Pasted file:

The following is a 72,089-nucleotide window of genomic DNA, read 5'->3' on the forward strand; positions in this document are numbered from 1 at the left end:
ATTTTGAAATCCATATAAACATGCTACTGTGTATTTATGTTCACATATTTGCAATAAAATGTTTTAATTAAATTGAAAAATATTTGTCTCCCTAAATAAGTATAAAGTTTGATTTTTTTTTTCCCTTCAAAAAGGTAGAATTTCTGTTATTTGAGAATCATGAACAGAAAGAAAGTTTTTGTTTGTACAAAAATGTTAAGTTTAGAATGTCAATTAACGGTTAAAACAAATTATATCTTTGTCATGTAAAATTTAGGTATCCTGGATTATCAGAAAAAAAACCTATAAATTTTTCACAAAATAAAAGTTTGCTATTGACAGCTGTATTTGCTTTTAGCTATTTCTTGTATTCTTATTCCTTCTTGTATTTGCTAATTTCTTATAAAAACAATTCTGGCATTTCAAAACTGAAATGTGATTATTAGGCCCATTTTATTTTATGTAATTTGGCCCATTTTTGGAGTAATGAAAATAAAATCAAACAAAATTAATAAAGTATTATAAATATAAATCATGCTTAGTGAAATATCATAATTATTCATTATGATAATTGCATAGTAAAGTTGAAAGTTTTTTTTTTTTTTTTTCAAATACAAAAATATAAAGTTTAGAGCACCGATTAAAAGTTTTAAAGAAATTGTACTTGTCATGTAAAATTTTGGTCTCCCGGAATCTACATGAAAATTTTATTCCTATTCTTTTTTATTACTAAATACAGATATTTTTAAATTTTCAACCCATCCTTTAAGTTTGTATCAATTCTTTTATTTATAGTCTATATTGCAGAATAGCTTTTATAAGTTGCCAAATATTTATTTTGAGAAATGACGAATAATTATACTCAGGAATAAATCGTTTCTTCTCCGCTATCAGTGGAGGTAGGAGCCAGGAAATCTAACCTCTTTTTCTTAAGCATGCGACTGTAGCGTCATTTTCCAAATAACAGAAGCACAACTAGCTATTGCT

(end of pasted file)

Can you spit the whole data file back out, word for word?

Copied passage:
The following is a 72,089-nucleotide window of genomic DNA, read 5'->3' on the forward strand; positions in this document are numbered from 1 at the left end:
ATTTTGAAATCCATATAAACATGCTACTGTGTATTTATGTTCACATATTTGCAATAAAATGTTTTAATTAAATTGAAAAATATTTGTCTCCCTAAATAAGTATAAAGTTTGATTTTTTTTTTCCCTTCAAAAAGGTAGAATTTCTGTTATTTGAGAATCATGAACAGAAAGAAAGTTTTTGTTTGTACAAAAATGTTAAGTTTAGAATGTCAATTAACGGTTAAAACAAATTATATCTTTGTCATGTAAAATTTAGGTATCCTGGATTATCAGAAAAAAAACCTATAAATTTTTCACAAAATAAAAGTTTGCTATTGACAGCTGTATTTGCTTTTAGCTATTTCTTGTATTCTTATTCCTTCTTGTATTTGCTAATTTCTTATAAAAACAATTCTGGCATTTCAAAACTGAAATGTGATTATTAGGCCCATTTTATTTTATGTAATTTGGCCCATTTTTGGAGTAATGAAAATAAAATCAAACAAAATTAATAAAGTATTATAAATATAAATCATGCTTAGTGAAATATCATAATTATTCATTATGATAATTGCATAGTAAAGTTGAAAGTTTTTTTTTTTTTTTTTCAAATACAAAAATATAAAGTTTAGAGCACCGATTAAAAGTTTTAAAGAAATTGTACTTGTCATGTAAAATTTTGGTCTCCCGGAATCTACATGAAAATTTTATTCCTATTCTTTTTTATTACTAAATACAGATATTTTTAAATTTTCAACCCATCCTTTAAGTTTGTATCAATTCTTTTATTTATAGTCTATATTGCAGAATAGCTTTTATAAGTTGCCAAATATTTATTTTGAGAAATGACGAATAATTATACTCAGGAATAAATCGTTTCTTCTCCGCTATCAGTGGAGGTAGGAGCCAGGAAATCTAACCTCTTTTTCTTAAGCATGCGACTGTAGCGTCATTTTCCAAATAACAGAAGCACAACTAGCTATTGCT